While my path to having a career in real estate wasn’t exactly linear (with stops along the way at the Art Institute because I wanted to design men’s suits and then eight years in the Army), real estate has always been part of my life.
My family, dating back to my grandfather, has always owned and operated real estate. After realizing I didn’t have the patience to endure the tedious process of designing suits, I started looking at getting into the family business. What sparked my interest in considering a career in real estate was continually seeing inefficiencies and pain points my family was experiencing from their investment portfolio. I felt the transactions could have been a lot smoother. I figured if I learned more about the deal process, I could make the deals less of a headache, so I got my broker’s license.
I then joined a top team at a suburban firm that was “resimerical.” If you’ve never heard the phrase “resimercial” being thrown around, it describes residential brokers that dabble in commercial real estate as well. While the majority of my work was showing homes on nights and weekends, I soon got my first taste of commercial when I sold my first six-unit building. I found myself after that first deal enjoying the commercial side of things more. The deals were less emotional and more strategic. Investors had a criteria in mind. If the property didn’t fit, it didn’t fit. Of course, the commission didn’t hurt either.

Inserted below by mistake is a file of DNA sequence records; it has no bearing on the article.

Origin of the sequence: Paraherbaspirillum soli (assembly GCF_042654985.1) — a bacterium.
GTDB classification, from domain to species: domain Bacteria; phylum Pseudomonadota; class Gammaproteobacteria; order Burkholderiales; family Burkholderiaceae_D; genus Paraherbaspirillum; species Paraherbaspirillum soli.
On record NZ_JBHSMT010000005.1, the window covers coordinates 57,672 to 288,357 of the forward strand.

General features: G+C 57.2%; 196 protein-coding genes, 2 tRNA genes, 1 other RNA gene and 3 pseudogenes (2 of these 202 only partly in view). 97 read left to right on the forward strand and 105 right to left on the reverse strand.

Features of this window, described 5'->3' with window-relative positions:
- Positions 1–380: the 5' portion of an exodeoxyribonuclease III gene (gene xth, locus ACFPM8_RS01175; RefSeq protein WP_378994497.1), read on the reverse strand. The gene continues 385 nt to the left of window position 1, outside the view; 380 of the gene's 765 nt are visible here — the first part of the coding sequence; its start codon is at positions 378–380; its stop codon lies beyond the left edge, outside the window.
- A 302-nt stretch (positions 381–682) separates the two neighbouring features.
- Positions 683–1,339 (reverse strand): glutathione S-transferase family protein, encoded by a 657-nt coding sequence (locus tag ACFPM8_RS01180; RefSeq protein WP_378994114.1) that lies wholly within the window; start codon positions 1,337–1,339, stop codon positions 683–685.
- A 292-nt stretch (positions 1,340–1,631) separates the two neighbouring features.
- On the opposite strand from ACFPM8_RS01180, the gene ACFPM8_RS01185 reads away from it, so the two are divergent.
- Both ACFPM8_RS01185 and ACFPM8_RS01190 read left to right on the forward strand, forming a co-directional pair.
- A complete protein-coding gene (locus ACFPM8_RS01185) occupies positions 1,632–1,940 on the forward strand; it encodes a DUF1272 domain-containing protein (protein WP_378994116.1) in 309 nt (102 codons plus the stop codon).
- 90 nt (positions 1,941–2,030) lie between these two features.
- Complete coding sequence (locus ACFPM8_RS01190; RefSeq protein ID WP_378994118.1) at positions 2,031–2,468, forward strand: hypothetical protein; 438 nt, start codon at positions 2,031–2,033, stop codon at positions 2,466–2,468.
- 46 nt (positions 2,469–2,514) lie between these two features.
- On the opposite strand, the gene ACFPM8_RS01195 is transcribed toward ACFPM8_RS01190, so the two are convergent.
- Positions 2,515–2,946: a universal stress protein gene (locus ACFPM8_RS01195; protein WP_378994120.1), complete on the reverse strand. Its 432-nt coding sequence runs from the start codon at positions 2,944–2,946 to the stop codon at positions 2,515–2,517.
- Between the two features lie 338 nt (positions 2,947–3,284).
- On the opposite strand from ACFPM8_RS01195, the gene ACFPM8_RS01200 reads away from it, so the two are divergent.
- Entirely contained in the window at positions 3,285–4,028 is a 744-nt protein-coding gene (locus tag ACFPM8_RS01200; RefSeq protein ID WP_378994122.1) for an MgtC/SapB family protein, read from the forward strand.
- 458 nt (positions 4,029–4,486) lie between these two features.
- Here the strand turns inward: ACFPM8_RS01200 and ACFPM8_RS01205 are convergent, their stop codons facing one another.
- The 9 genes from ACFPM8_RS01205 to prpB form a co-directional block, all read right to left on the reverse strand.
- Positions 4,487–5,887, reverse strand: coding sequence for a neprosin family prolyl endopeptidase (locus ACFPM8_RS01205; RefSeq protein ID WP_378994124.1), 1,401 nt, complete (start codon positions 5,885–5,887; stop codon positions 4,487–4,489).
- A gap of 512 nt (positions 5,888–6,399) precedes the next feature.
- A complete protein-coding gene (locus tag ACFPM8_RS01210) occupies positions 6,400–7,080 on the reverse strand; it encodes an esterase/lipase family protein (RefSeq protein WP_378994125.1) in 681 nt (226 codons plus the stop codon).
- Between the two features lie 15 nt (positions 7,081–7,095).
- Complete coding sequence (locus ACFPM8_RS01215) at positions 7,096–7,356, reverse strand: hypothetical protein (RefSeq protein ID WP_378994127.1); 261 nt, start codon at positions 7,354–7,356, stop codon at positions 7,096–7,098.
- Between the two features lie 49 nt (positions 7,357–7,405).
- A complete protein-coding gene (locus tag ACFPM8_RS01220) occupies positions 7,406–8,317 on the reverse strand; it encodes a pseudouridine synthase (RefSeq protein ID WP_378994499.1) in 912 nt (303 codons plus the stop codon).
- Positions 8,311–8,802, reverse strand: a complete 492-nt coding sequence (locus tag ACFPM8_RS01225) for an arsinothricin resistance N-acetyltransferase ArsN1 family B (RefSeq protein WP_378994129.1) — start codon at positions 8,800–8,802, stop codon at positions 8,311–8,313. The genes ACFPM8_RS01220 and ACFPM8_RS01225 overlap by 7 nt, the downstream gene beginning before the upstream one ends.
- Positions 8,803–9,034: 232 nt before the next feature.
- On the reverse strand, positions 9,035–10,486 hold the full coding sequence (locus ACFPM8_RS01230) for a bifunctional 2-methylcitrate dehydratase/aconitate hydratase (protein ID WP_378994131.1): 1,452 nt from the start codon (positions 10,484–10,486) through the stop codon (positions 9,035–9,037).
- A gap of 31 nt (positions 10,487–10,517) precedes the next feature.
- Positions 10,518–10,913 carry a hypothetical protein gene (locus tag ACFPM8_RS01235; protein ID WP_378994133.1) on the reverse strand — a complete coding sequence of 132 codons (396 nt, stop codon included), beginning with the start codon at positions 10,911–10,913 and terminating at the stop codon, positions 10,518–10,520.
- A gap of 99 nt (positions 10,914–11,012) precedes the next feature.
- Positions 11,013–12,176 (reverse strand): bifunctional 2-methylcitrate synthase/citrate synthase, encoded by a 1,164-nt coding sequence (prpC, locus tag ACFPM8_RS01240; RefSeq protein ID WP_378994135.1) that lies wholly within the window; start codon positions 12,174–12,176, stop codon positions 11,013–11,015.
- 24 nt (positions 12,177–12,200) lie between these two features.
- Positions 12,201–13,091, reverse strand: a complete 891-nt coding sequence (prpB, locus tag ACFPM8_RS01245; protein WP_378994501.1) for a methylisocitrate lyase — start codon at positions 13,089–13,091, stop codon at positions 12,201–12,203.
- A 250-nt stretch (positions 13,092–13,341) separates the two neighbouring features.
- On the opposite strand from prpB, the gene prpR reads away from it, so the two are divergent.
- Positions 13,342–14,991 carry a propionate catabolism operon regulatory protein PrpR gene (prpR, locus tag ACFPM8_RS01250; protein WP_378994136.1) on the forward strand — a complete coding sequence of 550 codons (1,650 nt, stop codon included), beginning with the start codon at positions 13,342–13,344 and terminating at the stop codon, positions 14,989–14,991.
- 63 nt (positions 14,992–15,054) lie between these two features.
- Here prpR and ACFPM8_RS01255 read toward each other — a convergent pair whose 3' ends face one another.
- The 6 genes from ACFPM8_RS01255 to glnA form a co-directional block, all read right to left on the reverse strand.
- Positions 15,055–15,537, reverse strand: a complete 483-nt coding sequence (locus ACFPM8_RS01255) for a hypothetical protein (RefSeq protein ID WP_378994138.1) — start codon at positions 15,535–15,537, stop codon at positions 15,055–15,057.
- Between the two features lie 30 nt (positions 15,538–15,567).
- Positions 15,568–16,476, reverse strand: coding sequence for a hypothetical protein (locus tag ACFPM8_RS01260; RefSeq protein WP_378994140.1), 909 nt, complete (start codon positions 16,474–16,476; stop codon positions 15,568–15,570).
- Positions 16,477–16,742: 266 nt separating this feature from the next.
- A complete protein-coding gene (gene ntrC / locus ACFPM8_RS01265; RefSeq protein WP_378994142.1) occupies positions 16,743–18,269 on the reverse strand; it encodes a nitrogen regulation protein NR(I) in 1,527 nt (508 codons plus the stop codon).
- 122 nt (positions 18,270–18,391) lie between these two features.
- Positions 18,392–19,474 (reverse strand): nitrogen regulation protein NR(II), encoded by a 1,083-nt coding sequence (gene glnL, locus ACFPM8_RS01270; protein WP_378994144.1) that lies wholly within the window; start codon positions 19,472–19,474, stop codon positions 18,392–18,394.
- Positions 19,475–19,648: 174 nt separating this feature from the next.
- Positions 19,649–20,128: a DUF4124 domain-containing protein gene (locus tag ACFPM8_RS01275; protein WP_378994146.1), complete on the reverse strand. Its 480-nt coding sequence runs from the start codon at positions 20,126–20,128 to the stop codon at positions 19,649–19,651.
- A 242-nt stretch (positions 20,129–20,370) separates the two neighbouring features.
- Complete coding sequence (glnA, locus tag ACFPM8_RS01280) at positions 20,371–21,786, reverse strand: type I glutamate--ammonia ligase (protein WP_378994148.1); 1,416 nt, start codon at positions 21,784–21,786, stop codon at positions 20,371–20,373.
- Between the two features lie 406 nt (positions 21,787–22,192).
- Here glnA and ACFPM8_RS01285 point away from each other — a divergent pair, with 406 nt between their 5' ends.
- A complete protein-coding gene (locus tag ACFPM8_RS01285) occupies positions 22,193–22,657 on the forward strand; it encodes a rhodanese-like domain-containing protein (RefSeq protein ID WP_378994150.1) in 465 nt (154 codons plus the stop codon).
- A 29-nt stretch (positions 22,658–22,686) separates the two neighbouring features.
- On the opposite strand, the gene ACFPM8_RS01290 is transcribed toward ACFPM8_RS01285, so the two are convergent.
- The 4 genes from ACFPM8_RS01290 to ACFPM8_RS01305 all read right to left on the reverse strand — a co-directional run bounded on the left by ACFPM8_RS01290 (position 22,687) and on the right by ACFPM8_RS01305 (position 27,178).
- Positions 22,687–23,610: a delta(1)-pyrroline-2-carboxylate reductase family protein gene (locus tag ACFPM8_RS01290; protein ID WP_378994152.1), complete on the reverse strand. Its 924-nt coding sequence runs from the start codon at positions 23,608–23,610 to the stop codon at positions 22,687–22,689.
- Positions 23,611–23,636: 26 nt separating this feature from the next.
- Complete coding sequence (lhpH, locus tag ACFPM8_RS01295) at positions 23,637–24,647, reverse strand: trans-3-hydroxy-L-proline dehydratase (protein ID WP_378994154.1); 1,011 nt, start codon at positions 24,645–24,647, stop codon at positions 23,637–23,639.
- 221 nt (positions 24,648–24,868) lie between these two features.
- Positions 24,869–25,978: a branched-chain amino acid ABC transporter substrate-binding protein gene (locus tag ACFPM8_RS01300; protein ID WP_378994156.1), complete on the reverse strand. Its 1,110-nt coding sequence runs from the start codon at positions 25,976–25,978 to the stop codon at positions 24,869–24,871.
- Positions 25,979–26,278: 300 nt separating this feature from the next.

Multifamily properties are a different type of challenge than the typical first-time homebuyer I had become accustomed to. These clients are sophisticated, analytical, and data-driven. Before I knew it, I became more data-driven, too. I was now analyzing P&L sheets and operating statements regularly. This was where business shifted, and I found it fun to have these high-level conversations about the story the numbers told.
Naturally business picked up as well. I went from working on a ten-unit deal, to a 25-unit deal, to a 43-unit deal, all the way up to a 100-unit deal. It dawned on me that at the rate I was going, I might as well make the jump to strictly focusing on commercial brokerage by joining Kiser Group.
Now that I’m at Kiser Group, my focus is on the city’s southern border of Auburn Greshman to the south suburbs, including Blue Island, Dolton, and Calumet City. Having lived and worked in these areas, I intimately know the market and the socioeconomic drivers of each area. I am excited to work with investors looking for value-add deals between six to 100 units who have typically overlooked certain pockets on the south side of Chicago as well as the south suburban markets for one reason or another.
If you have any questions about the available inventory in this area, please reach out.